Bernardo Zacka '05, a newly appointed assistant professor of political science, is well acquainted with exasperating and sometimes infuriating public service bureaucracies.

Biography

Bernardo Zacka is a political theorist with an interest in ethnographic methods. His research focuses on the normative challenges that arise in the course of public policy implementation. He is interested in understanding how the organizational environment in which public officials are situated affects their capacity to operate as sound and balanced moral agents. Zacka is also interested, more broadly, in normative political theory, architecture and urbanism, and 20th century European political thought.

Zacka's first book, When the State Meets the Street: Public Service and Moral Agency, was published by Harvard University Press in 2017. It explores the everyday moral lives of the frontline public workers, or "street-level bureaucrats", who act as intermediaries between citizens and the state. It won the 2018 Charles Taylor book award from the Interpretive Methodologies and Methods group of the American Political Science Association, and it builds on Zacka's doctoral dissertation, which won the 2015 Robert Noxon Toppan prize for the best dissertation on a subject of political science at Harvard University.

Prior to joining MIT, Zacka was a junior research fellow at Christ's College, Cambridge and a postdoctoral fellow at the Center for Ethics in Society at Stanford.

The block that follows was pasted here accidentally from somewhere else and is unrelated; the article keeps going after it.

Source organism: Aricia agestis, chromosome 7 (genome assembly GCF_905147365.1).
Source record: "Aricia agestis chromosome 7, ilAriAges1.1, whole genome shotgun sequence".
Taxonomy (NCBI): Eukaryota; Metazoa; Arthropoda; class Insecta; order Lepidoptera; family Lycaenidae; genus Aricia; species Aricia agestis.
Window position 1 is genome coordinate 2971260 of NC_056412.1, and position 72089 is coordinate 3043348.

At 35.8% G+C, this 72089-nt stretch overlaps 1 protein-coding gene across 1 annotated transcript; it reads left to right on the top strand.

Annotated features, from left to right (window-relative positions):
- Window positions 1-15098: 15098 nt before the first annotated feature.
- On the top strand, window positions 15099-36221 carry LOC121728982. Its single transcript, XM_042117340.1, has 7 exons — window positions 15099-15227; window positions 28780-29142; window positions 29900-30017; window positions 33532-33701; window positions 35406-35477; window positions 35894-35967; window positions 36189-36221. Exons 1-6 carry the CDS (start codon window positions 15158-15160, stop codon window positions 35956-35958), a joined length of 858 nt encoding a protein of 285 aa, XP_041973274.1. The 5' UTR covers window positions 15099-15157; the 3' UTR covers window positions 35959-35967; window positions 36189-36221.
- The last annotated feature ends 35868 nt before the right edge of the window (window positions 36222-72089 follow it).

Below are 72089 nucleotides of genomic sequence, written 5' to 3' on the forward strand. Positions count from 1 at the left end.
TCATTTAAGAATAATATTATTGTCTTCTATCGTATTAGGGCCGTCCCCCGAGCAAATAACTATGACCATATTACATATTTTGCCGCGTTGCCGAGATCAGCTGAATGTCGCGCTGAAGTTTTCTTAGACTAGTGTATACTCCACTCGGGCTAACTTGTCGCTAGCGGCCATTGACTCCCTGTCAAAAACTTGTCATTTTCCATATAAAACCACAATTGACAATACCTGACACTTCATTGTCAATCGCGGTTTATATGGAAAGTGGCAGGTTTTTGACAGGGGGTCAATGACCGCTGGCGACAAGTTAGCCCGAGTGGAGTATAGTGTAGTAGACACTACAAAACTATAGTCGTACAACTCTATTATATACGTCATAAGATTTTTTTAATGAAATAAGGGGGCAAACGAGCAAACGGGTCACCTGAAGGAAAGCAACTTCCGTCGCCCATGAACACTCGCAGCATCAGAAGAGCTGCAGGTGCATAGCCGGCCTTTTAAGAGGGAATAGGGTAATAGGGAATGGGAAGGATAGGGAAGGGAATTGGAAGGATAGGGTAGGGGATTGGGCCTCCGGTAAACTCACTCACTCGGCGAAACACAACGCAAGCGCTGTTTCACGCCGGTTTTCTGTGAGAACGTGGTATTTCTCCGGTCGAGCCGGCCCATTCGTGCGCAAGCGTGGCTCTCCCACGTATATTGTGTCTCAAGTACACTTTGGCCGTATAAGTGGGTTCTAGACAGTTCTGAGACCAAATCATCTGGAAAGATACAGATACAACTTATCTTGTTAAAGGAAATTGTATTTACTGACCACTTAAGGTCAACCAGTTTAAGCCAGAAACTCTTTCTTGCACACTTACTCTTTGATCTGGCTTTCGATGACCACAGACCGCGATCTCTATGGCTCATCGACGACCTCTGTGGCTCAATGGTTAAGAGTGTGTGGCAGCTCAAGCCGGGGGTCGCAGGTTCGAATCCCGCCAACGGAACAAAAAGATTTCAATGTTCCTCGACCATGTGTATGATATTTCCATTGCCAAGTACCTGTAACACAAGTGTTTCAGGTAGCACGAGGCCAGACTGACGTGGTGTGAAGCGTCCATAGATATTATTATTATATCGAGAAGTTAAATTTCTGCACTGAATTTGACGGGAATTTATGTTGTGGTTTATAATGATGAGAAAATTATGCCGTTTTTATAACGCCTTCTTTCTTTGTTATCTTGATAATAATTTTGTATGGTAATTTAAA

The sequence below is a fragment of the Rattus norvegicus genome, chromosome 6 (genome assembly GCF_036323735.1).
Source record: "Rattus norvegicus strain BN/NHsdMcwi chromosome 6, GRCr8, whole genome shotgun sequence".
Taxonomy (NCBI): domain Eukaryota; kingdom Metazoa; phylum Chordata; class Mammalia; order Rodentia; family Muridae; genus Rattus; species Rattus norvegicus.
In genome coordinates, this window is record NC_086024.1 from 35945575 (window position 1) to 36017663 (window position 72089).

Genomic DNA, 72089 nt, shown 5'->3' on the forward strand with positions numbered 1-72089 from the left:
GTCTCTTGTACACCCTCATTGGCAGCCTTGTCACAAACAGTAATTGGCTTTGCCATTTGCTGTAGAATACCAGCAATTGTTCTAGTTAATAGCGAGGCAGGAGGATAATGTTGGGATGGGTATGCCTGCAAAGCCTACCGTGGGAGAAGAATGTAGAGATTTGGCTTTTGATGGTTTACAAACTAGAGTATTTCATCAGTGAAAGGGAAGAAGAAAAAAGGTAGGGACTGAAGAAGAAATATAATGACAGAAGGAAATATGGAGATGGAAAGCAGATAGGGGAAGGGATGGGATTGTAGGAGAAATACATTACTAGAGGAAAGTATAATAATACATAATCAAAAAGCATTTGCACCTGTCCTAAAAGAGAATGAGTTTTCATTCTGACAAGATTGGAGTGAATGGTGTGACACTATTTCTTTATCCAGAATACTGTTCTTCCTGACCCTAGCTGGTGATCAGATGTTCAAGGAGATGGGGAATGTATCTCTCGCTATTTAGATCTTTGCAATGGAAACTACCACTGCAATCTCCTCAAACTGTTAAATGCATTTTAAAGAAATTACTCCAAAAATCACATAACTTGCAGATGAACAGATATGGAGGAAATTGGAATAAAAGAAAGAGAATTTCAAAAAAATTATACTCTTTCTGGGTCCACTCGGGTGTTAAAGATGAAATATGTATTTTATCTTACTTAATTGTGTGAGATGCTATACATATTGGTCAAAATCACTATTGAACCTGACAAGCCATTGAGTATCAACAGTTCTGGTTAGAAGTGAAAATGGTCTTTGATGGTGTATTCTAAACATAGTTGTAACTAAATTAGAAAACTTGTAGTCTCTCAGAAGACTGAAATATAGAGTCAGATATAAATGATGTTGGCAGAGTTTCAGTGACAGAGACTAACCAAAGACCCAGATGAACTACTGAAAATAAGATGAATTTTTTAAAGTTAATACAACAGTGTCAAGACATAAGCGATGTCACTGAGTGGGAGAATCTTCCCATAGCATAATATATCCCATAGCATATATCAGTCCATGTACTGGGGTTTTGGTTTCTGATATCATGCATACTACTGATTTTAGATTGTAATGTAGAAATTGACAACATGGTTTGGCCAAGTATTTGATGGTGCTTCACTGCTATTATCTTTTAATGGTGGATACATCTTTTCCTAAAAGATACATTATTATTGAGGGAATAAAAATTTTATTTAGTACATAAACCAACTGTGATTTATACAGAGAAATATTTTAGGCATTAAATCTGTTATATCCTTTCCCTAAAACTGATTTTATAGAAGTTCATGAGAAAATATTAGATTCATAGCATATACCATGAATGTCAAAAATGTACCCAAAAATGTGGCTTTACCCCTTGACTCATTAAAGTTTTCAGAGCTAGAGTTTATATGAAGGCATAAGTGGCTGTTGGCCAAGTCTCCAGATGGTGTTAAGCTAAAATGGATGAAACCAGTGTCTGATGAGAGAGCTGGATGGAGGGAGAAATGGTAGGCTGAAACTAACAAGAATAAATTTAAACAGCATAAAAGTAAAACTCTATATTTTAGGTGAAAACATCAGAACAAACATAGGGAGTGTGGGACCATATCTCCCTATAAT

He holds a B.S. in Electrical Engineering and Computer Science from MIT (2005), and received his Ph.D. from the Department of Government at Harvard University in 2015.

Publications

Books

"When the State Meets the Street: Public Service and Moral Agency." Harvard University Press. 2017

Peer Reviewed Articles

"Fieldwork in Political Theory: Five Arguments for an Ethnographic Sensibility,” British Journal of Political Science, published online in June 2017 (With Lisa Herzog)

“Adhocracy, Security, and Responsibility: Revisiting Abu Ghraib a Decade Later,” Contemporary Political Theory, 15, 38-57, 2016

“Travel as Ethos: Spatial Exercises in the Work of Tony Chakar,” Grey Room, 50, 46-65, 2013

“Abu Ghraib, the Security Apparatus, and the Performativity of Power,” American Ethnologist, 37 (2), 203-211, 2010 (With Steven Caton)

Book Chapters

"What is Public Space For? Political Imaginaries and Policy Implications," in The Routledge Handbook of Ethics and Public Policy, edited by Annabelle Lever and Andrei Poama. Forthcoming in 2018.

Book Reviews

Review of The Policy State: An American Predicament, by Karen Orren and Stephen Skowronek, Contemporary Political Theory, 2018

Review of Every Twelve Seconds: Industrialized Slaughter and the Politics of Sight, by Timothy Pachirat, Contemporary Political Theory, 13 (2), 2014

“The Two Bodies of the Bureaucrat,” review of The Bureaucrat and the Poor, by Vincent Dubois, Public Administration Review, 72 (2), 302-305, 2012

Other Publications

"Security" in the International Encyclopedia of Anthropology, ed. Hilary Callan.  2018. 

Teaching

17.000J/24.611J Political Philosophy

17.01J/24.04J Justice

News

A bottom-up view of the state

Leda Zimmerman MIT Department of Political Science

http://student.mit.edu/catalog/m17a.html#17.01An endless wait in a crowded room. The official's impassive expression handling a client in need...
Bernardo Zacka '05, a newly appointed assistant professor of political science, is well acquainted with exasperating and sometimes infuriating public service bureaucracies.